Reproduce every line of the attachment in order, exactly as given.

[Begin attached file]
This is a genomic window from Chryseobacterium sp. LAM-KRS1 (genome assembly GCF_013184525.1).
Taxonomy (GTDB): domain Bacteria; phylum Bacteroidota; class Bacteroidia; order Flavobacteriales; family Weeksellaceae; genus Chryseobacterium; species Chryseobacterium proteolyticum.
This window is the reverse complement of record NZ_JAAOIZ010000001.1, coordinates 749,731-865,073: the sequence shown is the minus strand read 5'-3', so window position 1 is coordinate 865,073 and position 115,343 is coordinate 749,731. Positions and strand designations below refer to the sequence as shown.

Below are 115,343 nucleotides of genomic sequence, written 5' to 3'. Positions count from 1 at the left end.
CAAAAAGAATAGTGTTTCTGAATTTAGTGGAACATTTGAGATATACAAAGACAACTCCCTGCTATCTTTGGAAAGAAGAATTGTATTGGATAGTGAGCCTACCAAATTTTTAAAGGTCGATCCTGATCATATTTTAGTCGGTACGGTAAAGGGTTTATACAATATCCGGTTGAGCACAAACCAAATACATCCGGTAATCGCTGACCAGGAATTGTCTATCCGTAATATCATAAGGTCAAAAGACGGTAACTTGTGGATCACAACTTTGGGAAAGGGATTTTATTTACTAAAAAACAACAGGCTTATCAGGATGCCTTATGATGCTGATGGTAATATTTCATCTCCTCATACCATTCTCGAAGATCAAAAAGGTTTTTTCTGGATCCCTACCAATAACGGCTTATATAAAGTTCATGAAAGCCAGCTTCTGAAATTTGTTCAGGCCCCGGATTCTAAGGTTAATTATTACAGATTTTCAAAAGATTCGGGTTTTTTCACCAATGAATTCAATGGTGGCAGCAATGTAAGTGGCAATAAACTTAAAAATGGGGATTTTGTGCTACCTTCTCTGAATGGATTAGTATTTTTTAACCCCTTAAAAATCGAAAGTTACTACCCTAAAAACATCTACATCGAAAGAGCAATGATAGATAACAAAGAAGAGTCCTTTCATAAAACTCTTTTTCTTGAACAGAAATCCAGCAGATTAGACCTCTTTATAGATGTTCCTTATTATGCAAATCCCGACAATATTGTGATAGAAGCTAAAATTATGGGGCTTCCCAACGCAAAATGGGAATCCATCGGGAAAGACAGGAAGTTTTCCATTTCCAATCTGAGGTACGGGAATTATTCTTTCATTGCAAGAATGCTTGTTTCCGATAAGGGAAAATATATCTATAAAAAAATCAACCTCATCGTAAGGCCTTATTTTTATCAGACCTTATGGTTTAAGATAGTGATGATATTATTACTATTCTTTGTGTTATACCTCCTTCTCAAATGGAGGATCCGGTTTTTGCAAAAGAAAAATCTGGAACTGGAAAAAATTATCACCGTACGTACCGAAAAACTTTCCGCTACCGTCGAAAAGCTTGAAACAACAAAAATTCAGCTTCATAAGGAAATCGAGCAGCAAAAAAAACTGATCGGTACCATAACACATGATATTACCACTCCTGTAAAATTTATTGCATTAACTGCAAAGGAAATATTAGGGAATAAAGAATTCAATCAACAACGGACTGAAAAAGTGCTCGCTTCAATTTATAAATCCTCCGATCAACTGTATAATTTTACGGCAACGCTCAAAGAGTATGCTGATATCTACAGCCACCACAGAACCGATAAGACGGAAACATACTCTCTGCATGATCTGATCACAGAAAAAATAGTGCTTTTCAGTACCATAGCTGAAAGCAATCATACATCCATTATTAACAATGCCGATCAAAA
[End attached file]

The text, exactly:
This is a genomic window from Chryseobacterium sp. LAM-KRS1 (genome assembly GCF_013184525.1).
Taxonomy (GTDB): domain Bacteria; phylum Bacteroidota; class Bacteroidia; order Flavobacteriales; family Weeksellaceae; genus Chryseobacterium; species Chryseobacterium proteolyticum.
This window is the reverse complement of record NZ_JAAOIZ010000001.1, coordinates 749,731-865,073: the sequence shown is the minus strand read 5'-3', so window position 1 is coordinate 865,073 and position 115,343 is coordinate 749,731. Positions and strand designations below refer to the sequence as shown.

Below are 115,343 nucleotides of genomic sequence, written 5' to 3'. Positions count from 1 at the left end.
CAAAAAGAATAGTGTTTCTGAATTTAGTGGAACATTTGAGATATACAAAGACAACTCCCTGCTATCTTTGGAAAGAAGAATTGTATTGGATAGTGAGCCTACCAAATTTTTAAAGGTCGATCCTGATCATATTTTAGTCGGTACGGTAAAGGGTTTATACAATATCCGGTTGAGCACAAACCAAATACATCCGGTAATCGCTGACCAGGAATTGTCTATCCGTAATATCATAAGGTCAAAAGACGGTAACTTGTGGATCACAACTTTGGGAAAGGGATTTTATTTACTAAAAAACAACAGGCTTATCAGGATGCCTTATGATGCTGATGGTAATATTTCATCTCCTCATACCATTCTCGAAGATCAAAAAGGTTTTTTCTGGATCCCTACCAATAACGGCTTATATAAAGTTCATGAAAGCCAGCTTCTGAAATTTGTTCAGGCCCCGGATTCTAAGGTTAATTATTACAGATTTTCAAAAGATTCGGGTTTTTTCACCAATGAATTCAATGGTGGCAGCAATGTAAGTGGCAATAAACTTAAAAATGGGGATTTTGTGCTACCTTCTCTGAATGGATTAGTATTTTTTAACCCCTTAAAAATCGAAAGTTACTACCCTAAAAACATCTACATCGAAAGAGCAATGATAGATAACAAAGAAGAGTCCTTTCATAAAACTCTTTTTCTTGAACAGAAATCCAGCAGATTAGACCTCTTTATAGATGTTCCTTATTATGCAAATCCCGACAATATTGTGATAGAAGCTAAAATTATGGGGCTTCCCAACGCAAAATGGGAATCCATCGGGAAAGACAGGAAGTTTTCCATTTCCAATCTGAGGTACGGGAATTATTCTTTCATTGCAAGAATGCTTGTTTCCGATAAGGGAAAATATATCTATAAAAAAATCAACCTCATCGTAAGGCCTTATTTTTATCAGACCTTATGGTTTAAGATAGTGATGATATTATTACTATTCTTTGTGTTATACCTCCTTCTCAAATGGAGGATCCGGTTTTTGCAAAAGAAAAATCTGGAACTGGAAAAAATTATCACCGTACGTACCGAAAAACTTTCCGCTACCGTCGAAAAGCTTGAAACAACAAAAATTCAGCTTCATAAGGAAATCGAGCAGCAAAAAAAACTGATCGGTACCATAACACATGATATTACCACTCCTGTAAAATTTATTGCATTAACTGCAAAGGAAATATTAGGGAATAAAGAATTCAATCAACAACGGACTGAAAAAGTGCTCGCTTCAATTTATAAATCCTCCGATCAACTGTATAATTTTACGGCAACGCTCAAAGAGTATGCTGATATCTACAGCCACCACAGAACCGATAAGACGGAAACATACTCTCTGCATGATCTGATCACAGAAAAAATAGTGCTTTTCAGTACCATAGCTGAAAGCAATCATACATCCATTATTAACAATGCCGATCAAAA